All of it a great threat to what the founders had tried to start and not gotten very far in 1775. It sounds an awful like what’s going on in Washington today. This gives you some reflection on the fact is the very first thing that Washington does is he wants some riflemen up in Boston. He’s the Commander in Chief up there. And he sends forth from Virginia two rifle companies commanded by some of the very first officers in the real Continental Army line officers.
One was this Daniel Morgan character who would be a neighbor of ours right here where I am right now in Virginia. And they’d walk 600 miles to Boston carrying their rifles of course. And I-95 was not there at the time. You didn’t have bridges and some places didn’t even have ferries.
They get there and then immediately get sent off to the line taking off British officers forcing the British back into Boston. And then in its infinite wisdom, Congress demands that Washington launch an offensive and the only place he could do it was in Canada in the middle of winter. Think about how that was.
That’s the kind of winters you and I grew up in upstate New York. They have to walk there through the wilds of Maine and by the time they get to Quebec which is their objective and their unit was about half strength.
I don’t want to give away the end of the story here, but it’s a disaster. Let’s put it that way. When you look at what they went through. Not just the words that they used. And what they endured to create this new country gives you a little bit of faith in the DNA gene pool of America. We’ve been through some tough times. Nothing compared to what they went through back in those days.
Leahy: And Daniel Morgan is a historical character. Wasn’t he one of the models for the main character in Mel Gibson’s movie “The Patriot?”
North: Yeah. He was one of the first practitioners if you will of partisan warfare. And because his riflemen were so skilled in endurance and their tenacity was so great, he was able to do things that other officers just couldn’t do.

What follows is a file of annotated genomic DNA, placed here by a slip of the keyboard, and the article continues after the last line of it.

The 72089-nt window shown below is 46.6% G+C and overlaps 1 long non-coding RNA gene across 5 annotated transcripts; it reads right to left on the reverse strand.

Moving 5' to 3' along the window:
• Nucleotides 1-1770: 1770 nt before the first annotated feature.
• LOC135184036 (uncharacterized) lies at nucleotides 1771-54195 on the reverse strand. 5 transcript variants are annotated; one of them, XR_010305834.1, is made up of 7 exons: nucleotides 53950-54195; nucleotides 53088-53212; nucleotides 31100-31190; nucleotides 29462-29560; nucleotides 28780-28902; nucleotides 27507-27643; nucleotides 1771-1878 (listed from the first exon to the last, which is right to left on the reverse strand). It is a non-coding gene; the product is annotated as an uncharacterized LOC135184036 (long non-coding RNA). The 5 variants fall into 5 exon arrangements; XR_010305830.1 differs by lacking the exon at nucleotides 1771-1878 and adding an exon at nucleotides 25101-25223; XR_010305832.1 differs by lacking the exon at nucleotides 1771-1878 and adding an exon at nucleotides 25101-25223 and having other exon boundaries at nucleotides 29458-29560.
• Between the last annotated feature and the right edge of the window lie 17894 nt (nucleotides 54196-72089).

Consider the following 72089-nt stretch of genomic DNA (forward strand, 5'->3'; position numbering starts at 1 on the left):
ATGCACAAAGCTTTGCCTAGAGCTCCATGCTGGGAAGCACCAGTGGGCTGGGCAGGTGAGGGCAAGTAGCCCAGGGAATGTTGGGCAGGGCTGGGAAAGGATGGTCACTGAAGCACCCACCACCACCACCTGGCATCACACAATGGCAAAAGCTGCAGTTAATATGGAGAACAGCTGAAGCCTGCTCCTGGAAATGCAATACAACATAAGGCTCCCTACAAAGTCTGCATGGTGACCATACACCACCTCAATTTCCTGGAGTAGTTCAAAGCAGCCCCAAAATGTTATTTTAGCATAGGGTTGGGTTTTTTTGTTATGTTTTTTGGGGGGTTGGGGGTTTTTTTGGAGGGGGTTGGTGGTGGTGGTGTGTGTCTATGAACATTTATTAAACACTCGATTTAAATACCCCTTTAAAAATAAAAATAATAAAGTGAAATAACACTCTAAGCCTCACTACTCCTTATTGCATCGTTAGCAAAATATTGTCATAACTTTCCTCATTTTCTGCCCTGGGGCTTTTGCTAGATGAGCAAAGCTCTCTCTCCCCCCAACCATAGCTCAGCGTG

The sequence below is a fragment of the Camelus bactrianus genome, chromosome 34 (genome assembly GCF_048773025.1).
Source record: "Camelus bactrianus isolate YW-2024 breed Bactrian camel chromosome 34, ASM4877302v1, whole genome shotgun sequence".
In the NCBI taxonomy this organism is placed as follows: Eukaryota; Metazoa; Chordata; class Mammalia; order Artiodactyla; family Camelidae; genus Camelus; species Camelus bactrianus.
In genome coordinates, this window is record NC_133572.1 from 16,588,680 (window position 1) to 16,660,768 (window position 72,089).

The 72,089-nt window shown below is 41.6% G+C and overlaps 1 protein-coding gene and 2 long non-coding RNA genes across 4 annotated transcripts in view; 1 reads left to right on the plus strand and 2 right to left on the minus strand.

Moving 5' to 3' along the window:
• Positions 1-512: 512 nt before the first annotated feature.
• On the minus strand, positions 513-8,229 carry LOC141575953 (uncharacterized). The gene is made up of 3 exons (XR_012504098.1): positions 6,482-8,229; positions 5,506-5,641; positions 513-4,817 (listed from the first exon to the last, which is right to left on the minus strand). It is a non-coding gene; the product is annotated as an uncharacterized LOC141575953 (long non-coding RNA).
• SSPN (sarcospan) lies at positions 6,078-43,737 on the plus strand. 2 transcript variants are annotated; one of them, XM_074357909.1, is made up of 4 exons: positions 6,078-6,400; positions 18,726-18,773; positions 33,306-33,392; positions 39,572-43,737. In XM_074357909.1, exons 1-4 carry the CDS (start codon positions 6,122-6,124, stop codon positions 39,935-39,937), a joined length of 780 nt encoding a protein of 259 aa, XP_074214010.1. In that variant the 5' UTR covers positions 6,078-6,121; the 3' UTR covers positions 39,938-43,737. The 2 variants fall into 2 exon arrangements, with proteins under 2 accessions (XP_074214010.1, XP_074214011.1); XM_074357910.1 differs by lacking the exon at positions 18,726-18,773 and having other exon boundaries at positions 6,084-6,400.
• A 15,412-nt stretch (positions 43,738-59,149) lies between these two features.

And he was a very young man but by comparison to his troops, many of whom were teenagers. He was absolutely phenomenal and becomes a close friend of Lafayette later on in the story. Of course, there’s a lot more to tell about Morgan. He’s a phenomenal character.
Leahy: Now, you’ve written, I think I’ve read Mission Compromised. Very good story. But you’ve written a lot of stories. Will the Daniel Morgan character appear in other novels? Or is he limited to The Rifleman?
North: What’s fascinating about this thing is the false character in this thing if you will the ancestor of the Peter Newman that’s in Mission Compromised, The Jericho Sanction, and The Assassins.
He was proved that the Peter Newman character, his ancestor, is the main character in this book. And so it’s kind of the ultimate prequel if you will and explains why these guys have the kind of faith that they’ve got and the kind of things that they do.
Most of which are taken from my real-life experiences. But in the places I worked in our government you weren’t allowed to write stuff about it, so you’d make a novel out of it. You can have a lot more fun with it and you don’t go to jail. (Chuckles)